“Of course we have some very strong conservation laws as we want to be a part of ensuring that our forests are not all taken away and of course there are a lot of scope in that sector, then we are a marine country with fishing which some of you around the table there is fishing operations already and we hope that we can continue to work with you and of course more recently the chances of oil discovery there."
"We think the prospects are very good, sometimes we’re not so sure because sometimes when you begin to talk about oil it brings all kinds of problems for us but never mind the potential exceeds the problems. So we continue.”
The president admitted that Liberia still faces challenges in fulfilling its pledge to restore electricity to all parts of Liberia. “We have a major deficit, we are trying to restore our hydro power and discover other kinds of hydro power. We are also working on many hydro potential because Liberia has a lot of waterways. Aside from the hydro we are trying to get some interim programs, we are trying to get into the hydro.”
The president admitted that even the regional facility of the hydro which will be completed in about two to three years will not give Liberia sufficient power. Thus, there is a strong need to build an upstream storage to expand.
“The potential that brings us into the West Africa power pool will easily take us to 1000 megawatts if we can develop that, the need for power by our major mining operations is intense. If we do not get the power to provide them they will have to do it on their own then we would have these enclave operations not all integrated into a national grid and that’s what we’re trying to work on.”
Housing major need
The President said road construction was also a key factor in the post-war reconstruction because much of the infrastructures were destroyed after many years of conflict.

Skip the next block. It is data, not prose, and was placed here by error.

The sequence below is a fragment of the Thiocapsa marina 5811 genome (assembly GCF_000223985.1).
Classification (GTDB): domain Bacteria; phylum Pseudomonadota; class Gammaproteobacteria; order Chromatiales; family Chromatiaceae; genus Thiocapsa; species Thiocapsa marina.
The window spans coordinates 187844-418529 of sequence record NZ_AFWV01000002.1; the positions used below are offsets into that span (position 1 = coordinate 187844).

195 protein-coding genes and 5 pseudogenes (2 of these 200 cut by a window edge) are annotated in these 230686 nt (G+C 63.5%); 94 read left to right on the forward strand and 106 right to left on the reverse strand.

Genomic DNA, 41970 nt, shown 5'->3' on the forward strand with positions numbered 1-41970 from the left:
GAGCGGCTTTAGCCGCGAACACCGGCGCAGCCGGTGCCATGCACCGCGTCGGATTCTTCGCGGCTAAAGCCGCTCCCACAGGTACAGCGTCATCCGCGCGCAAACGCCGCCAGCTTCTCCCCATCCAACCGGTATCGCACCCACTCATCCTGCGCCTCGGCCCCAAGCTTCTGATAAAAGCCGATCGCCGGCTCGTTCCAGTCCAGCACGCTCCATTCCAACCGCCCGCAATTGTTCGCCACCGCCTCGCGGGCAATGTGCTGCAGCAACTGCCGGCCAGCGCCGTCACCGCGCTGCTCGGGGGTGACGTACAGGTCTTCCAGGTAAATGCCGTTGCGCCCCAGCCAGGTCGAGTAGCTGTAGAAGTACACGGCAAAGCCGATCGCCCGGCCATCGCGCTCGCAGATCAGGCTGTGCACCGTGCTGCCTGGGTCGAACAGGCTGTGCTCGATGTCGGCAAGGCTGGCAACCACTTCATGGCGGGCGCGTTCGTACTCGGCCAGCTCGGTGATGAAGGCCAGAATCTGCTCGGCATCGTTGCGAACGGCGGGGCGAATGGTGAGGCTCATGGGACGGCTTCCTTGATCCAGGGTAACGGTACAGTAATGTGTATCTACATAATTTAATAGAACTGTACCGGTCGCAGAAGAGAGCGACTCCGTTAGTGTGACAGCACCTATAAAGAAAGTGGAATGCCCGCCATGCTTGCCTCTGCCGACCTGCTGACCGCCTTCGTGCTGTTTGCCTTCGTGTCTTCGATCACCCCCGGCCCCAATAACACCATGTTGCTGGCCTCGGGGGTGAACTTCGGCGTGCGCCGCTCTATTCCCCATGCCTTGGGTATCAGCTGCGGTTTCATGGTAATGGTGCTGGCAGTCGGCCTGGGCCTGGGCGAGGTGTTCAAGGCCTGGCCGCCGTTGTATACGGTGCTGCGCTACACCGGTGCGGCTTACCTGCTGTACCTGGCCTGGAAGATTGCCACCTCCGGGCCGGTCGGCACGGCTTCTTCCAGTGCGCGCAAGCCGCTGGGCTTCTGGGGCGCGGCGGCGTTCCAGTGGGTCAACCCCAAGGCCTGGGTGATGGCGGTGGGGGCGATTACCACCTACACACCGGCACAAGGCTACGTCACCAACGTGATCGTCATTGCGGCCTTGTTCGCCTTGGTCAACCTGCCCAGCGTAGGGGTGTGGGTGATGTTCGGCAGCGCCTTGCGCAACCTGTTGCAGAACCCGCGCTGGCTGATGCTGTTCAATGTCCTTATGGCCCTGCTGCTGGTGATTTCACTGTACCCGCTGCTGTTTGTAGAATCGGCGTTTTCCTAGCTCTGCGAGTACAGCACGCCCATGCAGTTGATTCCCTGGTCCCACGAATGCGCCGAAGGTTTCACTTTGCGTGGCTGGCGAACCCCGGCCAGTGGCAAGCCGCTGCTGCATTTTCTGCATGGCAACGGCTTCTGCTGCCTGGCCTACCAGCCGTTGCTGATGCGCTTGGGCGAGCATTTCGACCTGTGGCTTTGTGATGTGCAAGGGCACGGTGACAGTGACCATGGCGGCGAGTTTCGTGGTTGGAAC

“Road building is a major facility for us now. Not only our national road system but also the connection to our neighboring states in our Mano River Union which includes Guinea, Sierra Leone and Ivory Coast.”
The president also noted that housing is a major need for the post-war government and such an investment will go along way to opening avenues for potential investors.
“Middle income housing for some of our professionals who are already there; even for housing for the major concessions, they are going to have to have housing for the workers and what not and I’m sure that they would like to outsource some of those."
"We too would like to see some of it so that they do not operated in a very close environment but linkages with other companies in the community.”
The president also pitched to French companies while acknowledging the challenge facing her administration’s ability to find employment for the youths.
“We have challenges too. I will not tell you everything is rosy, we have a large young population 25 and under. A lot of them are uneducated and unemployed. Our challenge is how do we put them into productive endeavors, how do we make them see the future as theirs so that they do not become vulnerable to some of the malpractices that have taken place in the past.”
Mr. Gerard Wolf, Vice President of the African Group of Ambassadors in France said French companies are never in a one shot structure, but rather, are always looking for the long-term relationships.
“This country is also involved in training and exchanging of young managers and are and are committed to social responsibility.
“All the companies around have a social responsibility policy, not the same because each one has its own policy but in the DNA of the French companies, it is something that is completely in the DNA of French companies because they do not know any other way. So for us, this is very important. We appreciate what is going on in Liberia. and countries we do business with, which means being able to work with the local people”